The automation trend is aiding multiple industries. Often in highly regulated industries, such as in medical, automation need to meet or exceed the quality of production or testing while also increasing output to be commercially viable. Medical grinding and polishing can take long periods of time and be labor-intensive. This is one area where automation is able to meet all regulations, improve output, and even potentially improve the quality of production.
Though inspection is a common and necessary function of all manufacturing, the process is even more important for medical implants. For these products, the quality assurance lab will take samples from parts from the production floor or out of inventory for inspection. The lab sections the sample and encapsulates it into a protective polymer mount. This process is followed by a series of grinding and polishing actions to efficiently remove sectioning damage. In addition, this process levels and cleans the specimen surface to enable accurate inspection.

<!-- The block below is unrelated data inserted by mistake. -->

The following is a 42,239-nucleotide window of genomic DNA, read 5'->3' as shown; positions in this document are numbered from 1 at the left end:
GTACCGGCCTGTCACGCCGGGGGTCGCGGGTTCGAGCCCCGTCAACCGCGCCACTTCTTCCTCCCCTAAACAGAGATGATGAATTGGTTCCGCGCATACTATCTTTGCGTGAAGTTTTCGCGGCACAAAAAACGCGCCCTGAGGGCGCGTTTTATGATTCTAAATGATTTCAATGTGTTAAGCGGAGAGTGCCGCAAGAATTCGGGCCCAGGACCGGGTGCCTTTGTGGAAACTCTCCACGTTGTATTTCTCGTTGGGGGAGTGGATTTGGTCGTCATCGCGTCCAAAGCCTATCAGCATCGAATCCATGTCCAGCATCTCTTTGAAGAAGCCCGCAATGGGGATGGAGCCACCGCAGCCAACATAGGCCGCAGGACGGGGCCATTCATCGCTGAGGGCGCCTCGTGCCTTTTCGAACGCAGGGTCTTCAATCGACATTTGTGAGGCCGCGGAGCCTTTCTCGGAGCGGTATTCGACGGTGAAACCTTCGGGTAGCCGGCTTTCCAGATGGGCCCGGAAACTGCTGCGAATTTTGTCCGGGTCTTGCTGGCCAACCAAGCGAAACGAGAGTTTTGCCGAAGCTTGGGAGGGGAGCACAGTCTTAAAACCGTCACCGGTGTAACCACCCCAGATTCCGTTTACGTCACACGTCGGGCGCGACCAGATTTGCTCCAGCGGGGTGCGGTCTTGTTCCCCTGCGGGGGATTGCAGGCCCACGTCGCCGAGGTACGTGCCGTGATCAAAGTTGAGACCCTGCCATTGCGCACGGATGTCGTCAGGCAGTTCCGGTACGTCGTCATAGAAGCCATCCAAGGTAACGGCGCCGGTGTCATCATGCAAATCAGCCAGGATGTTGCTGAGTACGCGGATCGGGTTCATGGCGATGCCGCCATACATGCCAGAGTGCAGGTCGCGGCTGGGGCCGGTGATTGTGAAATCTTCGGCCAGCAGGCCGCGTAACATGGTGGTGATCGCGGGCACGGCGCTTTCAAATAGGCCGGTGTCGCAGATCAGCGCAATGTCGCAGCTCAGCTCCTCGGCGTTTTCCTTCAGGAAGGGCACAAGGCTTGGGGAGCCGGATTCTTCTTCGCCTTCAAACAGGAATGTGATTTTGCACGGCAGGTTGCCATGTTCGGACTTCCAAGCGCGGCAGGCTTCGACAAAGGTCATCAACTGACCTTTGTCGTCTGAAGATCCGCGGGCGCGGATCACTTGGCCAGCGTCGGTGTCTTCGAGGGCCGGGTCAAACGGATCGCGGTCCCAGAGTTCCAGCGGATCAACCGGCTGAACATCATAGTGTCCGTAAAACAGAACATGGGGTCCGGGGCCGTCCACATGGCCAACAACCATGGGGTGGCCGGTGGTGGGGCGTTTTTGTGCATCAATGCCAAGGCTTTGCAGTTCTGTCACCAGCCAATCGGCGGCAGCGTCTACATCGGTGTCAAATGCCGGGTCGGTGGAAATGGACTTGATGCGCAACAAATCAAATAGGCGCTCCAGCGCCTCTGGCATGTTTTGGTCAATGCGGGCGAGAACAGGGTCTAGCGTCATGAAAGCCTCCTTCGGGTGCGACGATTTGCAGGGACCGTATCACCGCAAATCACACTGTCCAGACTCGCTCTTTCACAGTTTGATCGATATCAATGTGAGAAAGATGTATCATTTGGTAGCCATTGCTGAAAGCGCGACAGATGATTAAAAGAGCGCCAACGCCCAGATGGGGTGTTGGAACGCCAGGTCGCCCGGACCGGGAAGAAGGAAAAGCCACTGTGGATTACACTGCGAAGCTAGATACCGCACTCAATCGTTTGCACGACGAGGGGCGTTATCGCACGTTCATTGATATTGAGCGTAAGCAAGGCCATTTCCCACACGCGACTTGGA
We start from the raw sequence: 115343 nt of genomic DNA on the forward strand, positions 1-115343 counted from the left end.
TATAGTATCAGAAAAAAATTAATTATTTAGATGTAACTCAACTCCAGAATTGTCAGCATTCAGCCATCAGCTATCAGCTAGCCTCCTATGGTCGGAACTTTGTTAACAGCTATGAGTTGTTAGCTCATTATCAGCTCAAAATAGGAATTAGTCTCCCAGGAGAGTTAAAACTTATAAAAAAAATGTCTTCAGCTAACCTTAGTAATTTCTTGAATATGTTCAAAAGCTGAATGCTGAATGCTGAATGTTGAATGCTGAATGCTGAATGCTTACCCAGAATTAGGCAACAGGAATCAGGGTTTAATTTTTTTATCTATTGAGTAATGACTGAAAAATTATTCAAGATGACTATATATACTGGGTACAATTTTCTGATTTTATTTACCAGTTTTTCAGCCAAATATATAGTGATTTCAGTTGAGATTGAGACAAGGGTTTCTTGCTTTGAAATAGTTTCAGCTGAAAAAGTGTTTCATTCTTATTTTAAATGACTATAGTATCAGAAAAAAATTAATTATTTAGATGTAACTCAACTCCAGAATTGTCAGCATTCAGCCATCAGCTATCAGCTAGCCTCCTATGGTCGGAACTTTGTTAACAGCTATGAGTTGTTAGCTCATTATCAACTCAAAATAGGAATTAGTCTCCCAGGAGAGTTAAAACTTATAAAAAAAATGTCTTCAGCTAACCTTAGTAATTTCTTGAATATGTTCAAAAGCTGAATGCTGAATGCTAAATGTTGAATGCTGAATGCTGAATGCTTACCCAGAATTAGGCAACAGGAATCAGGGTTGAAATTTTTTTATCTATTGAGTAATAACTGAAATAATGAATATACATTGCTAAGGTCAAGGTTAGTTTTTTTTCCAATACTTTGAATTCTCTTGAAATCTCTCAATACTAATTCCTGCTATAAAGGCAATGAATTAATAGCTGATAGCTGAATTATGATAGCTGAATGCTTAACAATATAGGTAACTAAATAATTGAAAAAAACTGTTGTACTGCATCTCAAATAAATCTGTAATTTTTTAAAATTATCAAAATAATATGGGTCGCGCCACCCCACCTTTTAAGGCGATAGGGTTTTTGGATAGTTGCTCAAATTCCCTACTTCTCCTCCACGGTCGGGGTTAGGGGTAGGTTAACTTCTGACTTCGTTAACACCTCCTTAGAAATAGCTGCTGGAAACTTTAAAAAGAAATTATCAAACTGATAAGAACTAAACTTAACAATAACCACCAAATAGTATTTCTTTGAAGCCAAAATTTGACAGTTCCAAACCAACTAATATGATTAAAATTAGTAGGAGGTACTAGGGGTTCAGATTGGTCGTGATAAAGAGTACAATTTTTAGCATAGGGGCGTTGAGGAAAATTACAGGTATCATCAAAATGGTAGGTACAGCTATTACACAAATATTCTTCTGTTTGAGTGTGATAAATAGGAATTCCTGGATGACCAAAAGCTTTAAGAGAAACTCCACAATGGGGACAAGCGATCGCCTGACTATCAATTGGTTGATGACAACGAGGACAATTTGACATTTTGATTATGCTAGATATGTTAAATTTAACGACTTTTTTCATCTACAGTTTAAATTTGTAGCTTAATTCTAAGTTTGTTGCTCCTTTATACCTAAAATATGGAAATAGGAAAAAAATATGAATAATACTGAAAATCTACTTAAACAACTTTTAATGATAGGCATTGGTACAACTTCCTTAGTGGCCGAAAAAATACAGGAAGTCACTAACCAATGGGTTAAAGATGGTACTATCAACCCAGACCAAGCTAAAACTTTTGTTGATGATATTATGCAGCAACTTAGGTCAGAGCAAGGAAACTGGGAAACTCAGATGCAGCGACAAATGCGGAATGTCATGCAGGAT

Shown is a polished Ti64Al surface using polarized light.
Grinding-Polishing Is the Last Step Before Inspection
Grinding uses fixed abrasives at the point of cutting—the abrasive particles are generally bonded to paper or a platen—for fast stock removal. The process entails three to five steps using progressively finer abrasive grit before polishing steps are carried out.
Polishing removes the artifacts of grinding while maintaining the integrity of the sample. When correct polishing is carried out, one can then see the true microstructure of the sample/specimen using optical and electron microscopy. Additional tests using a hardness tester can also be performed.
For high-production manufacturing, component testing is generally essential. An example is the application of coatings to orthopedic implants (e.g., hydroxyapatite coating for better biocompatibility with bone tissue).